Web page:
Jean Renoir’s dictum that “everyone really only makes one film in his life” ought not to apply to directors as shaped by Marxism as Marco Bellocchio. As the world has changed over the more than 50 years of his career so far, so should have the films. The themes of a late-career peak like Dormant Beauty (2012) – the performance of normality; the toll taken on those who can’t or won’t achieve it, and the bad faith of those who do – are all there in his first two films Fists in the Pocket (1965) and China Is Near (1967). But this remarkable consistency is itself a critique of a culture in stasis. For a time those first two films seemed to have presaged the decade of revolutionary high hopes that followed 1968; in a longer perspective – one which Bellocchio’s often self-referential oeuvre provides – they foretold its bitter end.
Satire and Morality: The Cinema of Marco Bellocchio plays at BFI Southbank and the Ciné Lumière, London, throughout July.
Produced outside the industry, with his brother’s money, and in his mother’s house, Fists in the Pocket – a story of fratricide, matricide, madness and incest in provincial Emilia-Romagna – was hailed by the critic Kenneth Tynan as the most impressive debut since Jean-Luc Godard’s. Indelibly played by Lou Castel, Bellocchio’s antihero Alessandro seeks to kill himself and the rest of his ailing family – even his beloved sister Giulia (Paola Pitagora) – so that his better adjusted elder brother Augusto might escape their grasp, marry his fiancée and prosper in the new Italy of the economic miracle.
Fists still shocks, but it was especially controversial in 1960s Italy, where the Christian Democrats, the dominant party between 1948 and the early 1990s, stood for the primacy of the family above all other loyalties. As Pauline Kael noticed on the film’s arrival in New York, “the material is wild, the direction cool and assured”, but Bellocchio’s ironic distance from a manifestly personal subject makes the film all the more richly disturbing.
He wrote it in London, where he had come in 1963, that autumn joining the Slade School of Fine Art’s new film department, led by the veteran director Thorold Dickinson. Bellocchio had graduated from the Centro Sperimentale di Cinematografia, the most prestigious film school in Western Europe, and might otherwise have taken the conventional apprenticeship route to the director’s chair. Instead he chose quite self-consciously to leave Italy to prepare his debut.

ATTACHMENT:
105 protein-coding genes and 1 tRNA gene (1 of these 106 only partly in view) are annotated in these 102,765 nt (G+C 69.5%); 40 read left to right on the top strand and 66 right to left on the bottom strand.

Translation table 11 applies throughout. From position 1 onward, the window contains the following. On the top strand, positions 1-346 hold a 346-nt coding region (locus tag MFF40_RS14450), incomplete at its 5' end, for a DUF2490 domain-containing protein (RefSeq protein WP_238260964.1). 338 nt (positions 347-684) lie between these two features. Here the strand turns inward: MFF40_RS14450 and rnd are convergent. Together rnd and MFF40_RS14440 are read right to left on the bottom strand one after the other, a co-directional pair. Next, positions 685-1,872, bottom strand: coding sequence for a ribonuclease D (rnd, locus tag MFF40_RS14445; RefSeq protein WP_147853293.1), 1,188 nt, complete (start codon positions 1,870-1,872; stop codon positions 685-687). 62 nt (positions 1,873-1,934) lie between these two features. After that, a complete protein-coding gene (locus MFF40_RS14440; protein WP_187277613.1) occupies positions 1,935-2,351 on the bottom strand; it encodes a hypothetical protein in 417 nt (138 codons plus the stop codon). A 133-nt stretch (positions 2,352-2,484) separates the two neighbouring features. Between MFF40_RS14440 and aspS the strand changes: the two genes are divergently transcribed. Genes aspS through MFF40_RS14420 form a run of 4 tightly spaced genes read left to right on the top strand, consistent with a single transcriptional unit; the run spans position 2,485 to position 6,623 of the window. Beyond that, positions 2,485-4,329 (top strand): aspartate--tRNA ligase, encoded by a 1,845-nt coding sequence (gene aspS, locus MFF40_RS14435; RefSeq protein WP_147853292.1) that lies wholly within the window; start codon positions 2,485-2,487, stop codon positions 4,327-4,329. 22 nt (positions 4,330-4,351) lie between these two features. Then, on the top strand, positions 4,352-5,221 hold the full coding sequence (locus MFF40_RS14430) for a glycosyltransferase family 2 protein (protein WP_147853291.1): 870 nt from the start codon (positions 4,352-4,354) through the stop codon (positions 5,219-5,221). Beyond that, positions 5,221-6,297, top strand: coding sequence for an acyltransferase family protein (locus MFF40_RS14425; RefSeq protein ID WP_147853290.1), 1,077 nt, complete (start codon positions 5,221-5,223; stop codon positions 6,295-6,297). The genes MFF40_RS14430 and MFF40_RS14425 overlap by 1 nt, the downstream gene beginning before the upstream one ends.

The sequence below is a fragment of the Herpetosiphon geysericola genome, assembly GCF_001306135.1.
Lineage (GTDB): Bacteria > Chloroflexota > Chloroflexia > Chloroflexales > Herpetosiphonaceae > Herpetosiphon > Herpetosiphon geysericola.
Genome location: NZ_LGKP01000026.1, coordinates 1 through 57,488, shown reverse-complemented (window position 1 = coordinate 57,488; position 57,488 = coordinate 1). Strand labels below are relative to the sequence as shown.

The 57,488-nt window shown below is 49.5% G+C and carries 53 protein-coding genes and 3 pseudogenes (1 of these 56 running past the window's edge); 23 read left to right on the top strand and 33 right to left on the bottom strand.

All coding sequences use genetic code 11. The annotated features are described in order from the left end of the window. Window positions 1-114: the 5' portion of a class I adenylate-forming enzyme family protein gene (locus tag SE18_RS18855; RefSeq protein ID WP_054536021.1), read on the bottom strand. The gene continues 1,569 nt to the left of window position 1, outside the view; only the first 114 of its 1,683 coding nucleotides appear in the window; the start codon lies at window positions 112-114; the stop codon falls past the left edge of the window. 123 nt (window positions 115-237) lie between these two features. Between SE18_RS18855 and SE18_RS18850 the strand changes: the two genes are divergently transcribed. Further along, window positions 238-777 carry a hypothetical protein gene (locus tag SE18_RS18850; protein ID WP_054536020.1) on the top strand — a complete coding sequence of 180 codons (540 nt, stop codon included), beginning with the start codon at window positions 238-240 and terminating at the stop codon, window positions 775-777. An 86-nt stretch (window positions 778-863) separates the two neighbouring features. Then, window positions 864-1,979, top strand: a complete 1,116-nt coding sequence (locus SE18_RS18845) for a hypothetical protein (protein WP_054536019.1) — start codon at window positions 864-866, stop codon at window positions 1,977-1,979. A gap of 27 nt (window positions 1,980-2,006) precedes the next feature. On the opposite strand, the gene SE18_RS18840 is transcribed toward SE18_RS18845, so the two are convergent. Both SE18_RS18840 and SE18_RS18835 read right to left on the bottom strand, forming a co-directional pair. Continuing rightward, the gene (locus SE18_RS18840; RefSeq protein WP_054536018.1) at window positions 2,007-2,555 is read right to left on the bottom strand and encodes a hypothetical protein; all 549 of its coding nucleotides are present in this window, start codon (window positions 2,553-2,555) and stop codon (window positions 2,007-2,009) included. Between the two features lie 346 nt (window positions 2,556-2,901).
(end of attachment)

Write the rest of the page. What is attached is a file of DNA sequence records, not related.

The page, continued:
One’s first film, he wrote in his application, is a summary “of a life still free from the tyranny of art”; but “only by forgetting the nostalgia of a lost childhood can one find, at the appropriate moment, the universal terms in which to describe it without any subjectivity… in England I can think about my life in Italy.” He proposed to write a thesis comparing acting styles in Michelangelo Antonioni and Robert Bresson, though what survives of the result, recently discovered by Slade archivist Liz Bruchet, is far from being a dry academic exercise.
Instead, it is a fascinatingly involved study of Antonioni the man as much as the auteur, with elements of selfportrait and self-projection. Having cited an article from the Italian film magazine Bianco e nero from the time of Il grido (1957) on Antonioni’s “closed, proud, miserable” provincialism, Bellocchio writes that with L’avventura (1960), Antonioni “goes outside his province, his moralising, his frustrations [and] becomes part of the world, integrates himself, makes intimately his own the experience of others”.
In other words, Antonioni had finally brought off, with his sixth feature, what Bellocchio wanted to do with his first. Through a close reading of Antonioni’s interviews – his words and his gestures – Bellocchio identifies the process he himself sought to undergo: the cinematographic rendering of “an autobiography made up not of past experiences, but of the rhythms, the tempos, the electrocardiograms of his life”.